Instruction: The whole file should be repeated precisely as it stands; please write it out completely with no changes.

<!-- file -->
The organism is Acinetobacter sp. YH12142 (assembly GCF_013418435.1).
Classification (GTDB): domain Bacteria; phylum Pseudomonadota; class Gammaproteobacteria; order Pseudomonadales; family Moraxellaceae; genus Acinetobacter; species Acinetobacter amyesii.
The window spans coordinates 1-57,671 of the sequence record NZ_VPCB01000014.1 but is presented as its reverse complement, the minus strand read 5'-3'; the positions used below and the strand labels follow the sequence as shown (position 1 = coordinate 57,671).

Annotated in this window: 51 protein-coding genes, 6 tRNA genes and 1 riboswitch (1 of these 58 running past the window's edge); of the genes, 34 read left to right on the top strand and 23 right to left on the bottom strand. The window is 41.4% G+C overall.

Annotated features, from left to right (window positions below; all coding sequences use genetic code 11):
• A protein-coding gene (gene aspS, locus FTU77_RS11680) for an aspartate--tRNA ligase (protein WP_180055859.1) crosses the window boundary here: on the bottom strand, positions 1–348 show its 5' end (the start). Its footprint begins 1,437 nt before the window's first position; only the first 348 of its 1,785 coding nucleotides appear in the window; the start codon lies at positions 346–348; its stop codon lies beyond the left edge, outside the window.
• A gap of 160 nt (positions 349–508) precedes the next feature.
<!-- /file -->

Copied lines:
The organism is Acinetobacter sp. YH12142 (assembly GCF_013418435.1).
Classification (GTDB): domain Bacteria; phylum Pseudomonadota; class Gammaproteobacteria; order Pseudomonadales; family Moraxellaceae; genus Acinetobacter; species Acinetobacter amyesii.
The window spans coordinates 1-57,671 of the sequence record NZ_VPCB01000014.1 but is presented as its reverse complement, the minus strand read 5'-3'; the positions used below and the strand labels follow the sequence as shown (position 1 = coordinate 57,671).

Annotated in this window: 51 protein-coding genes, 6 tRNA genes and 1 riboswitch (1 of these 58 running past the window's edge); of the genes, 34 read left to right on the top strand and 23 right to left on the bottom strand. The window is 41.4% G+C overall.

Annotated features, from left to right (window positions below; all coding sequences use genetic code 11):
• A protein-coding gene (gene aspS, locus FTU77_RS11680) for an aspartate--tRNA ligase (protein WP_180055859.1) crosses the window boundary here: on the bottom strand, positions 1–348 show its 5' end (the start). Its footprint begins 1,437 nt before the window's first position; only the first 348 of its 1,785 coding nucleotides appear in the window; the start codon lies at positions 346–348; its stop codon lies beyond the left edge, outside the window.
• A gap of 160 nt (positions 349–508) precedes the next feature.